Andries’s cell phone chimed, interrupting our discussion. There was annoyance in his voice as he spoke to the caller, and he ended the conversation clearly exasperated.
“I gave John the job of cutting, baling and storing the hay, but he’s dithered for so long that the rain will now delay it further.”
Andries had asked me for help in setting up some training for his staff, saying that the farm seemed to “stumble from crisis to crisis”.
Back at his office, I met with each of his managers to canvas their views on what training would be useful to them, and I heard exactly what I expected: the person who needed the training most urgently was Andries himself. As technically competent as he was, his management and delegation skills were limited, to say the least.
“He gets his priorities wrong, and overloads himself with petty issues. Then, at the last moment, he drops urgent jobs on our laps,” said one.
“He gives me a job and then breathes down my neck,” said another.
“He insists on personally signing off everything, and the documents lie on his desk for days waiting for his attention. He’s the reason my jobs get delayed,” said a third.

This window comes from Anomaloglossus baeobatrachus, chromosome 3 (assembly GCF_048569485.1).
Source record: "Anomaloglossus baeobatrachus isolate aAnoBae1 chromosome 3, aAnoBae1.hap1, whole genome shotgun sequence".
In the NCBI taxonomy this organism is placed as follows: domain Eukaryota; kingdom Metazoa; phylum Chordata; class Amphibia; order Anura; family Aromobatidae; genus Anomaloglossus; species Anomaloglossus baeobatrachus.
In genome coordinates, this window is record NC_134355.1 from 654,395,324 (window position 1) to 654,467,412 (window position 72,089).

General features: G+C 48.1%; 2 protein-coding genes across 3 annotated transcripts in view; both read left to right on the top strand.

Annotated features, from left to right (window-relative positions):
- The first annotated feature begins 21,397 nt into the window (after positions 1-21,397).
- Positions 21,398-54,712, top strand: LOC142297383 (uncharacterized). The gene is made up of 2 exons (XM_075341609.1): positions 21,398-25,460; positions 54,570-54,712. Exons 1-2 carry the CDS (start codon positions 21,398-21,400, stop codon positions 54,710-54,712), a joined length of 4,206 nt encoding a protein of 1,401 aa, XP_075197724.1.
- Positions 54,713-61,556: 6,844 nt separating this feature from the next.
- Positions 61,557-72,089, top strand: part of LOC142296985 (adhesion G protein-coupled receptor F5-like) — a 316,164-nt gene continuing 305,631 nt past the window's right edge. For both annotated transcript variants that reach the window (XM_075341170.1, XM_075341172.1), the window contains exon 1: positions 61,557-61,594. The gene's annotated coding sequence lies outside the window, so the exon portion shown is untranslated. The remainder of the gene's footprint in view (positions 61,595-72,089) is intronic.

Delegation is not simply ordering someone else to do a job. It’s a carefully planned process whereby responsibility and authority are assigned to someone else capable of undertaking the task. Well-managed delegation gets the task done successfully, perhaps even better than you could do it yourself. It saves you time for more important matters, and it motivates subordinates.
How to delegate effectively
On the list of tasks facing you, identify those you can delegate to a subordinate or someone outside the company. Carefully select the person best able to handle the job. If you, in turn, have to report to someone, remember that you remain accountable for the job!
Talk the job through with the person you’ve selected; make sure he or she understands what is required and by when it must be completed. Then leave this person to get on with the job. Don’t micromanage the implementation.
Set dates to meet and review progress, but space these dates out as far as possible; this shows confidence in the person doing the job. At the same time, make it clear that you’re always available to offer help and advice.
From time to time, check that the necessary resources required to do the job are available, and those whose support is needed are informed and are not hindering the completion of the job.
Finally, never pass the buck on jobs in your area or section. You will inevitably have to deal with failures.
When this happens, have the courage to take personal responsibility for the outcome.
And when things go well, give the credit to the person concerned.
Peter Hughes is a management consultant.